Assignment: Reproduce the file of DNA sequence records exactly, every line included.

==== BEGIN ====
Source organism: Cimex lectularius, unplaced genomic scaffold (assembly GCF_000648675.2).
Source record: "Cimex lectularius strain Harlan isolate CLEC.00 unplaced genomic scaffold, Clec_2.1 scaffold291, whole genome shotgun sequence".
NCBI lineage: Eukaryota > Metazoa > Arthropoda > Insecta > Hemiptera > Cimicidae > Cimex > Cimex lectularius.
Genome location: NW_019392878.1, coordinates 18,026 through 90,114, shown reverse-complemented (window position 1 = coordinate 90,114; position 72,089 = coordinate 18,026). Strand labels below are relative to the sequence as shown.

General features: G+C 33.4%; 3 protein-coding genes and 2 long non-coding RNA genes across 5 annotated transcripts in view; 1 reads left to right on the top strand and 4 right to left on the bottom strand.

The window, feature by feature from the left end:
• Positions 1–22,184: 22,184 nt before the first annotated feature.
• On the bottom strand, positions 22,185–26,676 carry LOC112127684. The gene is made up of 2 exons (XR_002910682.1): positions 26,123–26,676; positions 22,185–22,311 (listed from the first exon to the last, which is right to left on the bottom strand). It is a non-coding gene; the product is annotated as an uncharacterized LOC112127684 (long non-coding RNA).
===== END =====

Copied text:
Source organism: Cimex lectularius, unplaced genomic scaffold (assembly GCF_000648675.2).
Source record: "Cimex lectularius strain Harlan isolate CLEC.00 unplaced genomic scaffold, Clec_2.1 scaffold291, whole genome shotgun sequence".
NCBI lineage: Eukaryota > Metazoa > Arthropoda > Insecta > Hemiptera > Cimicidae > Cimex > Cimex lectularius.
Genome location: NW_019392878.1, coordinates 18,026 through 90,114, shown reverse-complemented (window position 1 = coordinate 90,114; position 72,089 = coordinate 18,026). Strand labels below are relative to the sequence as shown.

General features: G+C 33.4%; 3 protein-coding genes and 2 long non-coding RNA genes across 5 annotated transcripts in view; 1 reads left to right on the top strand and 4 right to left on the bottom strand.

The window, feature by feature from the left end:
• Positions 1–22,184: 22,184 nt before the first annotated feature.
• On the bottom strand, positions 22,185–26,676 carry LOC112127684. The gene is made up of 2 exons (XR_002910682.1): positions 26,123–26,676; positions 22,185–22,311 (listed from the first exon to the last, which is right to left on the bottom strand). It is a non-coding gene; the product is annotated as an uncharacterized LOC112127684 (long non-coding RNA).